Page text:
New Year’s Resolutions 2006

My goal for 2006 is to finally add all the regular New York City species to my life list. They’re a few that reliably show up here, but I just haven’t gotten yet. In decreasing order of probability they include:

  • Purple Sandpiper. This one’s regularly seen at various locations along the New York City shoreline, including here in Brooklyn. I’ve looked for it a few times. I just haven’t gotten lucky yet.
  • Common Nighthawk. These are reliably seen during for a couple of weeks migration in Central Park. Of course I went out the first night they didn’t show up. This year I’ll go sooner. They also show up in Prospect Park, but not as reliably.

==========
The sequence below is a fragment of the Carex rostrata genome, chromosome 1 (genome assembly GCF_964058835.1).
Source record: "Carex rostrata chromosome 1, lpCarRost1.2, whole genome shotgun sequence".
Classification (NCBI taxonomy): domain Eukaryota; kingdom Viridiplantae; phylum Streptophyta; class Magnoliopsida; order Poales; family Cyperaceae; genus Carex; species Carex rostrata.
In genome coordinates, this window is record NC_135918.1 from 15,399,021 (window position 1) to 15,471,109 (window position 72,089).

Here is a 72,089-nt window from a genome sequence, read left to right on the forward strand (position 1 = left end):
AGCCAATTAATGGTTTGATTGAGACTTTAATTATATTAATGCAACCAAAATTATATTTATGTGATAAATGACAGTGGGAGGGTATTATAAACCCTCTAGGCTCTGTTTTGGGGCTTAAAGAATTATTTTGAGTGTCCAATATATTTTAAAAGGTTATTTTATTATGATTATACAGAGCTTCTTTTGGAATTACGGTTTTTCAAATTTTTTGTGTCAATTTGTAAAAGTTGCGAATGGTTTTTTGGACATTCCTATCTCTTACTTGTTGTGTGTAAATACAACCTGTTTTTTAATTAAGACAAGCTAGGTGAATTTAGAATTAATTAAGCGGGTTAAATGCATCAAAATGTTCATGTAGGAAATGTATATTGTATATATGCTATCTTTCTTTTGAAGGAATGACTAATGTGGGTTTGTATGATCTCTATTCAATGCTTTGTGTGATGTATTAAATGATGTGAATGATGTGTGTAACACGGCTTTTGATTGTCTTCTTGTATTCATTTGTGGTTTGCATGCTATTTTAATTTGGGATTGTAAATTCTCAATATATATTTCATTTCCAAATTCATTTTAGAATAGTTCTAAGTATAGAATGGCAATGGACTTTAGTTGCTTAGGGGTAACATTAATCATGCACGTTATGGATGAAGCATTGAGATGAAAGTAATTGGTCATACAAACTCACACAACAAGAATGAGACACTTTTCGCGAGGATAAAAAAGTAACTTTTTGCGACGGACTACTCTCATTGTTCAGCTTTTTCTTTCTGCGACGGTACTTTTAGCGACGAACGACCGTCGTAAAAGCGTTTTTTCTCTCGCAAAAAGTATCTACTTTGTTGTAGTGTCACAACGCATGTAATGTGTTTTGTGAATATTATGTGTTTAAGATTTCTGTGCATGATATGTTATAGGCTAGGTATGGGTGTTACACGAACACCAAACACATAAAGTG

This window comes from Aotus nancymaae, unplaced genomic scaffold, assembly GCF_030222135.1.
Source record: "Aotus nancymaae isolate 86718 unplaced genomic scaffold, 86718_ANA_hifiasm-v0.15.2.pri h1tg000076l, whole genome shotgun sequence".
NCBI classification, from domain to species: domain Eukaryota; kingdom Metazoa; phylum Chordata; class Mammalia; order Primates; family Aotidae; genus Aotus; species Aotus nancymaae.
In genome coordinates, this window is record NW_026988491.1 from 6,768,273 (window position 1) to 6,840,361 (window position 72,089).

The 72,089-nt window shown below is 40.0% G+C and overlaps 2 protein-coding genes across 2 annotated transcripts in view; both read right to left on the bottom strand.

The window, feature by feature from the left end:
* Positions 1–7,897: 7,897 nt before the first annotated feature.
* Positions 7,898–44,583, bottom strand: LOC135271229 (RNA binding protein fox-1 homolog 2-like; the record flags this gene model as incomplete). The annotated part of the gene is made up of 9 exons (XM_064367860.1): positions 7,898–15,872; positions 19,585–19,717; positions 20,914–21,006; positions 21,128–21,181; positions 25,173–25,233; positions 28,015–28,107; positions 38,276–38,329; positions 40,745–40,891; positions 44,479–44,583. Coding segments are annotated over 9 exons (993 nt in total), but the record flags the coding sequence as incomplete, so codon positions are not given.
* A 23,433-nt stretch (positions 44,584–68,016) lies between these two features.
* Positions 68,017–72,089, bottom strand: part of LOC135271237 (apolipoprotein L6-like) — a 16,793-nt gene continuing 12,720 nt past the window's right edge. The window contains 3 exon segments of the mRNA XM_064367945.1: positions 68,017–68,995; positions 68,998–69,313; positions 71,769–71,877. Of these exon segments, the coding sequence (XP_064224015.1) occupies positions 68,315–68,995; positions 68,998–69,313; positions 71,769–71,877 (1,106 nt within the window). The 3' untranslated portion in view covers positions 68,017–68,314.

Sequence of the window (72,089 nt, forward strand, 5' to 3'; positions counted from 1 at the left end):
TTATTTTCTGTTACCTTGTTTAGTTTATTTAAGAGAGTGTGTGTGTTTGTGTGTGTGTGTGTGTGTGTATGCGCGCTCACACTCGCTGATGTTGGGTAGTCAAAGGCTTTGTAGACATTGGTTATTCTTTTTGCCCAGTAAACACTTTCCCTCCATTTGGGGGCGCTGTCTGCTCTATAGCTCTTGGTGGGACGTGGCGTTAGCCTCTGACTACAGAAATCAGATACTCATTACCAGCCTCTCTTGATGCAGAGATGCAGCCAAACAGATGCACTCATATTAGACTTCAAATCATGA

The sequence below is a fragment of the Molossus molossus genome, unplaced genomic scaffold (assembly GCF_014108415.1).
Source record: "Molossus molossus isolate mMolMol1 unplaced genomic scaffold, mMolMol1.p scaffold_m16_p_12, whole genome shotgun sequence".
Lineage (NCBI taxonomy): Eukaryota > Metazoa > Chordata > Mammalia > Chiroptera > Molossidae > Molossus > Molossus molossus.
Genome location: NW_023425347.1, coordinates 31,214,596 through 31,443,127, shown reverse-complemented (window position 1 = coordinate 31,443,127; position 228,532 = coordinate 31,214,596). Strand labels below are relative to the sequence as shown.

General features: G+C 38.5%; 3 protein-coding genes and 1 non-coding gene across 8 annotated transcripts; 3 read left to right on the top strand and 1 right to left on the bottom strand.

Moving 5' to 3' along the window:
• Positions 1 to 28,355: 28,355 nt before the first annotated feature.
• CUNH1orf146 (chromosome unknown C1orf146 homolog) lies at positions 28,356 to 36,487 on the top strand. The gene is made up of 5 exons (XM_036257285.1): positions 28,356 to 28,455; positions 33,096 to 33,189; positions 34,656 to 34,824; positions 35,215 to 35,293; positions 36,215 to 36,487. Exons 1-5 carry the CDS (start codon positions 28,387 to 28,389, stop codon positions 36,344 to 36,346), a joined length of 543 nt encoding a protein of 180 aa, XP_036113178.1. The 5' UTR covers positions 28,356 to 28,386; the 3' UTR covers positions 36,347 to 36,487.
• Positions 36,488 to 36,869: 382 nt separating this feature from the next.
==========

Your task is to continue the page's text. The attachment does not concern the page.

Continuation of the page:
• Eastern Screech Owl. At least two roost in Central Park. Officially those are released birds and not “countable”, but I’d still like to see them.
  • Redhead. These show up at Jamaica Bay during Fall migration, but not every day. I’ve gone out looking for them after hearing other people’s reports at least three or four times, but I’ve missed them every time. This year for sure.
  • Yellow-billed Cuckoo. This bird is reported frequently in both Central and Prospect Park. I had one possible siting this year at Sandy Hook, but I wasn’t experienced enough with cuckoos to tell from the quick look I had whether it was a Black-billed or Yellow-billed. I also went out looking for it in Prospect several times after other birders reported it, but I never found it. This bird is heard more often than seen so I’m going to brush up on my cuckoo calls come Spring.